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Public Opinion Polling How Public Opinion is Measured (and Mismeasured)

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Presentation on theme: "Public Opinion Polling How Public Opinion is Measured (and Mismeasured)"— Presentation transcript:

1 Public Opinion Polling How Public Opinion is Measured (and Mismeasured)

2 Rise of Polling Companies Originated with market research –Gallup dissertation Early Political Polling –Election forecasting –Literary Digest polls Correctly predicted winner of presidential elections from 1916 to 1932 Conducted VERY large mail-in surveys (drawn from telephone and automobile ownership rolls)

3 Rise of the Gallup Poll 1936 Election –Literary Digest vs. Gallup Gallup predicted not only that he would get it right with a sample of approximately 1,500 respondents (as opposed to over 10 million), but that Literary Digest would get it wrong Gallup used quota sampling methods and face-to-face interviews

4 Polling Techniques Literary Digest to the Representative Sample –Mail-in surveys to face-to-face interviews –We can now get accurate public opinion data from as few as 1,500 respondents (under right conditions) Polling techniques have changed as technology has advanced –Face-to-face interviews to telephone surveys Telephone databases –Early telephone surveys to sophisticated telephone polling (automated systems)

5 Future Polling Techniques? Internet polling –Today, internet polling is very unscientific Self-Selection Bias –Impossible to get random sample of population –For that matter, any call-in TV poll is also unscientific and worthless –In order for internet polling to become a valid method for measuring public opinion, pollsters would need to find ways of generating a random sample of the population Particularly difficult given that internet users as a whole are a specific segment of electorate/citizenry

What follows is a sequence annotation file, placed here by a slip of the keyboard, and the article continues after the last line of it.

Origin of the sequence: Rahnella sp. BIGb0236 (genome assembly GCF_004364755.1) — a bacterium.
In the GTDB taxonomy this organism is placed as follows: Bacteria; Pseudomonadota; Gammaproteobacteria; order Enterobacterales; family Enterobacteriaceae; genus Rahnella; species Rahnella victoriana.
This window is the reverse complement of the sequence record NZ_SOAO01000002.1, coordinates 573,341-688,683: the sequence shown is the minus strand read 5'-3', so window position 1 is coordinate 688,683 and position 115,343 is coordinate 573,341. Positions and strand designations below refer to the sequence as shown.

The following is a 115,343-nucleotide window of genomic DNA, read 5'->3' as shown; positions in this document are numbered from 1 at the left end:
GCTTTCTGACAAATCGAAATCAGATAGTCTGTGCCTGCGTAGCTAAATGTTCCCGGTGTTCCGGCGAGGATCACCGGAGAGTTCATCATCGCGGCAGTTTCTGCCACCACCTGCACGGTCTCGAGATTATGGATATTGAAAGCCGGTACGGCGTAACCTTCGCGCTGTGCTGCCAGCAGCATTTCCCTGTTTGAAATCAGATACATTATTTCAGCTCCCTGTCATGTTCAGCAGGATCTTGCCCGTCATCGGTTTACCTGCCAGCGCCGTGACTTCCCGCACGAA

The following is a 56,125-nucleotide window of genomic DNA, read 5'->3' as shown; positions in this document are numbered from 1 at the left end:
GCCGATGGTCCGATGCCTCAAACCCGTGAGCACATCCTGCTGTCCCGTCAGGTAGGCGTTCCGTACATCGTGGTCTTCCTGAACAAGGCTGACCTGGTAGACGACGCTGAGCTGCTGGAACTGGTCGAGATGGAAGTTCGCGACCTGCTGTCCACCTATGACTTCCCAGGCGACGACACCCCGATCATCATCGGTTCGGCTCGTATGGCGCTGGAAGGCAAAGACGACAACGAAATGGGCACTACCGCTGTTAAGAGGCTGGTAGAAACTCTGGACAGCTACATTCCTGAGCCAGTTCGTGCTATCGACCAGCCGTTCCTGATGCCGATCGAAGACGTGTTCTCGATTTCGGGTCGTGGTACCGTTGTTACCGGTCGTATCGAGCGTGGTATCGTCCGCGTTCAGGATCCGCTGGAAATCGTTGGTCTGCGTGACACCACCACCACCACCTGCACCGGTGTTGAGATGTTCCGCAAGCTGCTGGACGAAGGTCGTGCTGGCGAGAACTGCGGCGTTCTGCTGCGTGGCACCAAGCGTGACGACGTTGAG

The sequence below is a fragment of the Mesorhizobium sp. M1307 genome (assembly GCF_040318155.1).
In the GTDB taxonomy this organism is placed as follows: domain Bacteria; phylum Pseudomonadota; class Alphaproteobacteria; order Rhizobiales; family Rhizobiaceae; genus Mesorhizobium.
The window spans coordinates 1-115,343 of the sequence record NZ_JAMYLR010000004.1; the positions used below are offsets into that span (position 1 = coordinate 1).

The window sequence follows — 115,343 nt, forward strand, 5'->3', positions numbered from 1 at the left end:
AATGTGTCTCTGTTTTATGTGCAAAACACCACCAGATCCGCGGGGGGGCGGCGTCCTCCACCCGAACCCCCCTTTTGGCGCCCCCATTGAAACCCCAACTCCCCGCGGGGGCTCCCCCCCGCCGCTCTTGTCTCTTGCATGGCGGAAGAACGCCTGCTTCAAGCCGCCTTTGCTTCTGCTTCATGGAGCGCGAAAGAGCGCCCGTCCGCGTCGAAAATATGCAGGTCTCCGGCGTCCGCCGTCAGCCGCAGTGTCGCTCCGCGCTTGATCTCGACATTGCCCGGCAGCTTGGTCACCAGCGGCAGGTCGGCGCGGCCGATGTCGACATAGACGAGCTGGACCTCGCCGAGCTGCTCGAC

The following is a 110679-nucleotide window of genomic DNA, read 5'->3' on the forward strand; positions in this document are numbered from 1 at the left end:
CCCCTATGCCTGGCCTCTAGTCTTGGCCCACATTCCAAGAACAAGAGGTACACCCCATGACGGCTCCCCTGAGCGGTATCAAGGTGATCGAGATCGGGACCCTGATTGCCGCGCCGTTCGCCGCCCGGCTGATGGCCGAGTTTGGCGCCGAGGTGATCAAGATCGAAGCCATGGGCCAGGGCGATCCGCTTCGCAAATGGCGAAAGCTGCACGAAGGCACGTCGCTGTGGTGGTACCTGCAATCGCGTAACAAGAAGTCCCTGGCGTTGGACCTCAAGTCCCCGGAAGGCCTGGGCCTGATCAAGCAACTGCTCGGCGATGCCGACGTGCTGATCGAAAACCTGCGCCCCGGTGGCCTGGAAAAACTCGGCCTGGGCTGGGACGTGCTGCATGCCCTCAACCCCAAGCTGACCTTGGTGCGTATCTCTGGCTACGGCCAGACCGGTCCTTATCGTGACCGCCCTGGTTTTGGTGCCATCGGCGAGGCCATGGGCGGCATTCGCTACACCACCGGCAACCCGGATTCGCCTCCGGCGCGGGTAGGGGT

6 Use of Polls in Politics: Dewey Defeats Truman 1948 Election –Gallup predicted that Republican Thomas Dewey would defeat incumbent president Harry Truman –Gallup, Roper, Crossley stopped polling about a week before general election Still many undecided voters

7 Use of Polls in Politics: Confidence in Polling Restored Louis Harris –John Kennedy hired Harris to be his campaign pollster Humphrey was vulnerable in West Virginia and Wisconsin Harris was the first pollster to be employed by a president –Kennedy kept him on to gauge public approval ratings and policy preferences

8 Use of Polls in Politics Johnson –Used polling data to measure public support for his domestic agenda –Especially concentrated on public opinion late in his presidency, as he was extremely concerned with perception of U.S. involvement in Vietnam. –In 1966, Johnson’s nightly reading included summarized results of a series of questions relating to public support for the war. Nixon –In his first year in office, Nixon commissioned more private polls than Johnson commissioned during his entire presidency –Extensive polling during 1972 re-election campaign

9 Use of Polls in Politics Ford –Examined strategies for maneuvering out of the political hole left by the Watergate scandal Tried to gauge public opinion about the possibility of pardoning Nixon Carter – Felt that public opinion was so important that he gave his pollster an office in the White House The beginning of a much more common trend among recent presidents Hostage crisis at end of his presidency consumed much of his time and polling attention

10 Use of Polls in Politics Reagan –Met with his pollster almost monthly to monitor public support for the administration and its policies George H.W. Bush –Kept close tallies on public opinion and reportedly relied on poll results to shape his posture with respect to Iraq. Clinton –“Horserace presidency” –Made no secret about the role of pollsters in his White House, commissioning regular polls about every aspect of American political life (Stanley Greenburg and later from Dick Morris) –Morris – Clinton did not used polls to select his policies Used polls to determine which actions were winning the most support and to shape public messages

11 Use of Polls in Politics 2000 Election –Methods for polling today are extremely accurate –Enormous number of polling companies, even larger number of polls Large polling companies (Gallup, etc.) Polling alliances –On average, these polls were extremely accurate (missed by about one percentage point)

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